It has now come to pass that through either legal, ethical or moral requirements, disposal of dog feces in a clean and least unobtrusive manner is desirable. Apparatus which facilitates such fecal matter removal in a convenient manner is also desirable. Notwithstanding the aforesaid use, the subject invention is suitable for alternative similar uses such as the removal of vomit and other biological, or chemical disposables.
In the disposal of undesirable waste products, it is particularly desirable to isolate the offensive waste products from contact with the person performing the disposing process. In addition, the devices used to remove the waste may become soiled or contaminated posing an unsanitary condition in and of itself. It is therefore of particular importance to have the ability to obtain an inexpensive, disposable receptacle which effectively isolates the receptacle's contents from the hand of the user.
In the manufacturing process of a disposable scoop, it is desirable to utilize the least material and create the least material waste. By eliminating material waste, a manufacturing cost is eliminated making the product less expensive to manufacture. It is additionally desirable to fabricate a product which may be nested together, one inside another, which in turn facilitates transportation and storage of the product in desirable quantities.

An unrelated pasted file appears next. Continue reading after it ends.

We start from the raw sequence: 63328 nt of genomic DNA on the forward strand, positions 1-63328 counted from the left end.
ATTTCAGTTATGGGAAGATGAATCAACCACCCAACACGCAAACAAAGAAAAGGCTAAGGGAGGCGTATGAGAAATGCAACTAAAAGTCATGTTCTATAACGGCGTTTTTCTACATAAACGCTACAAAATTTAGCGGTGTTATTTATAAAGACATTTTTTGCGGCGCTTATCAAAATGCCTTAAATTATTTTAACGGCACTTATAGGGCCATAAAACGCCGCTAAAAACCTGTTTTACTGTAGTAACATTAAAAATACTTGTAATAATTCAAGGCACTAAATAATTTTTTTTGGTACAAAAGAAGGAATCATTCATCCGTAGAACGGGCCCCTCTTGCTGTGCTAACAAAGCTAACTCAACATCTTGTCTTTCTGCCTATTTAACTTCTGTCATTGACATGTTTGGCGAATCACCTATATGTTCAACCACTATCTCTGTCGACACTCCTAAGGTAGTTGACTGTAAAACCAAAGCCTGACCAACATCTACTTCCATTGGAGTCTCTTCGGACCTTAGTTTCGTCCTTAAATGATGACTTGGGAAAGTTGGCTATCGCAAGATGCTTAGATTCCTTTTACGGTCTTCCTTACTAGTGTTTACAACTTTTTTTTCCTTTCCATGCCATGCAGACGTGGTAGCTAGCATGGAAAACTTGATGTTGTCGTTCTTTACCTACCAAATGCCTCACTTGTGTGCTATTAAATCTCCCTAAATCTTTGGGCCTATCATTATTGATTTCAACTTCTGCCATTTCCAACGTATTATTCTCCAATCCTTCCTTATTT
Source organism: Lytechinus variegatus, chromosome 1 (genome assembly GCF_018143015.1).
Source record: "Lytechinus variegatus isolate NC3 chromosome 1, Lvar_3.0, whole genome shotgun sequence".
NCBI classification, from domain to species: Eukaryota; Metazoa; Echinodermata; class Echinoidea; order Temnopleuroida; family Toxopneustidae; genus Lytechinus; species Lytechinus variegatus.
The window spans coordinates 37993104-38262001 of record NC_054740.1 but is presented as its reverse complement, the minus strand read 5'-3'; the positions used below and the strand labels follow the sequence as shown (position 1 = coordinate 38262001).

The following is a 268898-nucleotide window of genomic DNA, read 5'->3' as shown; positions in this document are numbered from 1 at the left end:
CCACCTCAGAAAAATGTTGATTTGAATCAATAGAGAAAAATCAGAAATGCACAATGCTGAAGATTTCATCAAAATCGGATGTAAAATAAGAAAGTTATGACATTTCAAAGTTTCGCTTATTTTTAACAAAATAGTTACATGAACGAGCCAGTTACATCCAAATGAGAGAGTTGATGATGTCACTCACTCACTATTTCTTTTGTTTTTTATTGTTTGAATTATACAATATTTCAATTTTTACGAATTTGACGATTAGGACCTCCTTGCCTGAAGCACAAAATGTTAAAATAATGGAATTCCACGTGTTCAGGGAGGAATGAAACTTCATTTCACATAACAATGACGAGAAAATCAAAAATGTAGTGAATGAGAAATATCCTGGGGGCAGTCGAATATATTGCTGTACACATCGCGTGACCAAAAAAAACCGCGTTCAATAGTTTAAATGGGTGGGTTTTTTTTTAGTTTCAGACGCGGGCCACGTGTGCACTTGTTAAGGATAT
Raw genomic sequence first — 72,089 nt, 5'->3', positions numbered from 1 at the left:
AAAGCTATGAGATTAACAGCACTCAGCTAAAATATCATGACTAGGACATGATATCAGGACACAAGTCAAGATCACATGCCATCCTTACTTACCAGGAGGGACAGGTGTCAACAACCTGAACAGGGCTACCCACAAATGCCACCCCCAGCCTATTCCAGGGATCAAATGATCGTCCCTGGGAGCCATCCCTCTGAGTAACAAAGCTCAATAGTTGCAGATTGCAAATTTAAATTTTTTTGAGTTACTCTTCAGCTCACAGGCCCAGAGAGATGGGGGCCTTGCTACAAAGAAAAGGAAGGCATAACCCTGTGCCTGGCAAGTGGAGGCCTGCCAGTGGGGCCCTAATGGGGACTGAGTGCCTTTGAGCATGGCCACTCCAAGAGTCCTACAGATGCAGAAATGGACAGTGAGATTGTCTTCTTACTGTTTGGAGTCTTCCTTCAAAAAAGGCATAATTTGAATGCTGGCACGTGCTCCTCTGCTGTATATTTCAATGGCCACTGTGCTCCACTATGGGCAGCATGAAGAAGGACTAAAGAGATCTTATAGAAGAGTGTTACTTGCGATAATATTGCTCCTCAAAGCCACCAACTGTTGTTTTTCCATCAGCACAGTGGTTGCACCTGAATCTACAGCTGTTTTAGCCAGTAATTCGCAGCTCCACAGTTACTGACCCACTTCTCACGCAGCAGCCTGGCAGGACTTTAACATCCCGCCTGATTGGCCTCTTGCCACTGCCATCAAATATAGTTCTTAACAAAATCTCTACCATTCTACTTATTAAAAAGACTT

It is an object of the invention to provide an implement which can easily and effectively scoop waste matter, such as dog feces and do so without the need for an additional aid such as a paddle.
It is also an object of the invention to create a scoop having geometry which will effectively hold waste contents in a manner least likely to contact the hands of the user.
It is still further an object of the invention to form such implement in a cost effective manner from a single sheet of material while leaving the least amount of material waste.
The invention is developed from a single sheet of substantially rectangular material, such as cardboard, by folding along pre-depressed fold lines to form a substantially rectangular shaped trough. A rear portion of the trough formed from the resulting folds is then fastened together by means of a staple or adhesive. Fractured portions of the rear wall of the trough are folded rearwardly to form handles to manipulate the invention.